Tuesday, November 22, 2011

Pants with piping-in progress

A kids' boutique is opening in my area, and they were advertising for crafters to consign their wares. I started working on a few ideas, and am currently trying a pair of boy's pants with piping. I've never worked extensively with piping before, and while it is a bit of a pain to make sure the original stitches are hidden, it's a lot easier than I expected.

The problem I'm having is that since I'm not working from a pattern, I'm unsure what measurements to use! I usually make everything customized for my children (my son has a big belly and butt, and is short; my daughter is very tall, with a ridiculously skinny waist) I hope it ends up being ok. I am only making things for this boutique that my children can wear if it doesn't sell, so I don't waste materials or time.

My waistband ended up being very uneven, and so to keep the integrity of the pockets, I'm going to have to make an attached waistband (PITA! especially on kid clothes)

Here's a sneak peek of the pants. So far, they're not really worth making to sell-it's taking me way too much time to figure out! But my hope is that it becomes easier and quicker with practice, because these are looking really cute so far.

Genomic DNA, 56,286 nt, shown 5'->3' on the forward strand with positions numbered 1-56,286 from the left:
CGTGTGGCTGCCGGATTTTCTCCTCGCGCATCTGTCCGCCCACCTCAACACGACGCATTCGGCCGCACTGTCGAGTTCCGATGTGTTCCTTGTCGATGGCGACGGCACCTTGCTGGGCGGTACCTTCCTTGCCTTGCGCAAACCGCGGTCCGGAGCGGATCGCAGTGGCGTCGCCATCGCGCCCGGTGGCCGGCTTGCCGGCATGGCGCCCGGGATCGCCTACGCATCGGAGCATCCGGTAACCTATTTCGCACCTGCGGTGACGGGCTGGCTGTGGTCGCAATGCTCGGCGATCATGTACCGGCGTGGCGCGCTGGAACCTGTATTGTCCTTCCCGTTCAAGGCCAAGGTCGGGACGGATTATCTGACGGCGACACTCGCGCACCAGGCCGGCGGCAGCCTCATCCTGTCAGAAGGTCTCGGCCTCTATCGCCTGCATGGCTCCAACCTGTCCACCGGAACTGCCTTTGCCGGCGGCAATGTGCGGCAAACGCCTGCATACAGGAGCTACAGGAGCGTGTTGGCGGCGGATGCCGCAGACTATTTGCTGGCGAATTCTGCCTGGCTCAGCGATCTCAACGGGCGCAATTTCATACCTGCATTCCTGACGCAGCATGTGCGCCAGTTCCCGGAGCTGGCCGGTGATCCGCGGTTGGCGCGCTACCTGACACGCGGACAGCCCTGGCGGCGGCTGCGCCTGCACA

Saturday, November 12, 2011

Making hot process soap in the crock pot

getting to trace

Thanks to a friend, I was able to make soap this weekend. Two things you'll really want to buy or borrow to make soap-an immersion blender and a kitchen scale. The scale is a necessity-recipes are listed by weight, not volume. The blender isn't a necessity, but unless you want to stir by hand until soap reaches trace (which could take an hour!), you'll want this. It takes less than 10 minutes to reach trace.

There are a ton of recipes online, and if you want to make your own, you HAVE to run it through a lye calculator. This makes sure there won't be any active lye in your soap to burn your skin.

I didn't bother taking steps of the whole process, because there are a ton of sites with tutorials on them.

My recipe was a mix of mostly olive oil, coconut oil, and vegetable shortening (because I ended up not having as much coconut oil as I thought). I added some cocoa butter, honey, and fragrance after cooking it. It was originally going to be frankincense and myrrh, but I forgot I needed to melt the cocoa butter and that cooked off the fragrance, so instead these are plum spice.

Hot process is so easy. The soap will be ready to use as soon as it is cooled, although the longer you let it sit (with air flow around the bars), the harder and more cured it will be. It's not as fine or pretty as cold process, but not having to let it sit for six weeks or longer before use is better for me.

These will be nice to have on hand for holiday gifts. Who doesn't like a nice scented bar of homemade soap?

Cooked soap

In the mold cooling off

Blog Template by YummyLolly.com